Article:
Disable Output Overflow Recovery
Some versions of Winsock appear to crash the machine rather than throwing away UDP packets when the user selects a compression mode which transmits faster than the outbound network connection can accommodate. Speak Freely attempts to detect this and discard packets itself when this situation occurs, since losing data is better than a hung machine. The mechanism used to detect and recover from output overflow ventures into poorly-lit regions of Winsock where I suspect may lurk many bugs in various implementations, given how many of the easy things so many manage to get wrong. This workaround turns off output overflow detection and recovery code for such buggy Winsocks, running the risk of a crash due to output overflow if they are also buggy in that regard.

Disable Message Loop Insurance
If the selected compression and encryption modes (or the modes in packets being received) exceed the ability of the CPU to process in real time, there's a risk Speak Freely will hang Windows since sound buffers or packets from the network, combined with the computing to process them, result in Speak Freely never going idle and relinquishing control to other applications. To avoid this, there's a mechanism in Speak Freely which detects if 350 milliseconds or more have elapsed since the last opportunity for other applications to run and, if so, explicitly yields control to any waiting application(s). On slower machines, the very mechanism which saves them from hanging may, itself, cause pauses in sound. So, you can disable the message loop check (restoring the potential for a hang), if necessary, with this workaround. Don't disable it until you're confident your machine is working well with the compression and encryption modes you've settled on.

Get Host Name Synchronously
When you enter a numeric IP address (for example, rather than a host name, Speak Freely attempts to look up the host name to display it in the connection window. It does this the recommended way, with the non-blocking call WSAAsyncGetHostByAddr. Unfortunately, this does not work correctly on every Winsock. The one that comes with Sun Select PC-NFS 5.1, for example, returns the correct results but plants a time bomb that can explode when you finally exit Speak Freely. This workaround uses the blocking call gethostbyaddr() which does not seem to trigger the bomb. Not that it works perfectly--it forgets to null terminate the host string it returns, but that's just ugly, not catastrophic. If the Winsock identifies itself as PC-NFS, this workaround is enabled by default.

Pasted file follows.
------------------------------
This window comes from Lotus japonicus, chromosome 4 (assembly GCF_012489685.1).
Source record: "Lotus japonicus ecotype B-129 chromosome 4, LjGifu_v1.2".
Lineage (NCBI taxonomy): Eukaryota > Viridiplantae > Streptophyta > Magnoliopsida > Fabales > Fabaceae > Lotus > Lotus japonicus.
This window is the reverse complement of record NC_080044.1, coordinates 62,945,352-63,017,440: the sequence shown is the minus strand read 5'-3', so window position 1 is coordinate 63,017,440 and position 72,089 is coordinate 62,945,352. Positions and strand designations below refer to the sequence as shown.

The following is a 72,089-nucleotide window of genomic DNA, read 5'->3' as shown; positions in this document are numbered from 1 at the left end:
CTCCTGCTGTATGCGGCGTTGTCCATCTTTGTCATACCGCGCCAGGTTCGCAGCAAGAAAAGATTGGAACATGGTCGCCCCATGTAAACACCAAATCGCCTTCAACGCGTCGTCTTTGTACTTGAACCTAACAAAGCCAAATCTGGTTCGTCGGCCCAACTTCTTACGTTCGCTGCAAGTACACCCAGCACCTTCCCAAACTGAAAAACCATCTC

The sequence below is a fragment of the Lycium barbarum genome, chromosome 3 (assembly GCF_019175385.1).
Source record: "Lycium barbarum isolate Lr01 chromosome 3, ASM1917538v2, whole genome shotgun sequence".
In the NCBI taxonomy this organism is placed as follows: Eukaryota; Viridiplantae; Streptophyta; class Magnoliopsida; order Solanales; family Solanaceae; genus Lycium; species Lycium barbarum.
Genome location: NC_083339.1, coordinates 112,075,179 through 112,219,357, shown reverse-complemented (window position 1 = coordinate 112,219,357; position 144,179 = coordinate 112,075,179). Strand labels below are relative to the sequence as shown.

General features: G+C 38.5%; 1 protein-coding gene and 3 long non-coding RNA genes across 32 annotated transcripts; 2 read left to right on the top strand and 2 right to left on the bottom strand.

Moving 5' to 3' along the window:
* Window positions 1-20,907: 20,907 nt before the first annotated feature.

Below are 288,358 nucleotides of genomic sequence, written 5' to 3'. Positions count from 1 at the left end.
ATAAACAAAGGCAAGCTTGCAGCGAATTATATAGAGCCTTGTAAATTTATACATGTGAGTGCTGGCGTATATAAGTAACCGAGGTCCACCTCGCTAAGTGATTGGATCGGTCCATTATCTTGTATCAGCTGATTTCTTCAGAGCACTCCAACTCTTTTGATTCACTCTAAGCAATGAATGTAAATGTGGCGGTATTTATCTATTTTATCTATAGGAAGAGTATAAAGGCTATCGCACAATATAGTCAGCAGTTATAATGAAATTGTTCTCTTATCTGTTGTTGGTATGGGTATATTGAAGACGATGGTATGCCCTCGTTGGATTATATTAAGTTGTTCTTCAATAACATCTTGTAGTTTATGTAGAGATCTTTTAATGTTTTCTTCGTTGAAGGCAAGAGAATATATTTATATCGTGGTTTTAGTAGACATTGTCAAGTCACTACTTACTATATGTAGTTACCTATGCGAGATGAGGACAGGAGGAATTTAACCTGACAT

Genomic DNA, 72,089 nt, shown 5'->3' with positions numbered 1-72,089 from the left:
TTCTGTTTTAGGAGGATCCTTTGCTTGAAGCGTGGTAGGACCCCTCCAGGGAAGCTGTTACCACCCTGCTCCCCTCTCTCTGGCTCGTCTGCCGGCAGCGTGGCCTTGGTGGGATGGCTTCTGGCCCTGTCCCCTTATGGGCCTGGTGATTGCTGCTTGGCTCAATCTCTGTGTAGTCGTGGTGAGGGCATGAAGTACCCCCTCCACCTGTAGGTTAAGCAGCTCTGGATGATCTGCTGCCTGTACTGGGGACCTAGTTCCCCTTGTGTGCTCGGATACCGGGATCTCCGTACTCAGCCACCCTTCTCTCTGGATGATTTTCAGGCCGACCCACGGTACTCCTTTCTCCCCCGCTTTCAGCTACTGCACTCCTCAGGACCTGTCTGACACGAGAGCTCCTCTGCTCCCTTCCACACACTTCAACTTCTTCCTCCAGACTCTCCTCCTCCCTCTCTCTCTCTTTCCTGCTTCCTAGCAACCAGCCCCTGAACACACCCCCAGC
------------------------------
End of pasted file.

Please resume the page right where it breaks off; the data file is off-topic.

No Speak Freely Heartbeat
Disable the periodic Speak Freely protocol heartbeat on the control channel. This is primarily intended as a last resort if the (less than 1%) added bandwidth saturates a close to the edge connection, and also in case the control channel packets awake something horrid lurking on the next higher port.

Large RTP Protocol Packets
Uses Speak Freely's preferred packet sizes for GSM and LPC compression rather than those typically sent by RTP programs. Most RTP programs were developed on fast workstations with high bandwidth network connectivity. Speak Freely users generally have slower machines and network links which benefit from larger packets. Try this if the person you're talking to reports halting audio in RTP protocol.

Disable VAT Protocol Detection
VAT protocol will never be automatically selected as a result of receiving a message on the control channel which resembles a VAT control message. Enable this if you never receive VAT protocol messages and are annoyed at how long it takes to identify the protocol of encrypted RTP messages.

Disable RTP Protocol Detection
RTP protocol will never be automatically selected as a result of receiving a message on the control channel which resembles a RTP control message. Enable this if you never receive RTP protocol messages and are annoyed at how long it takes to identify the protocol of encrypted VAT messages.

No Encryption of RTP Control Packets
RTP control packets can, according to the standard, be sent either encrypted or in the clear. Most RTP programs I've encountered encrypt their control packets, so this is the default Speak Freely sends (it accepts both encrypted and clear packets). If you set this workaround, control packets are sent in the clear.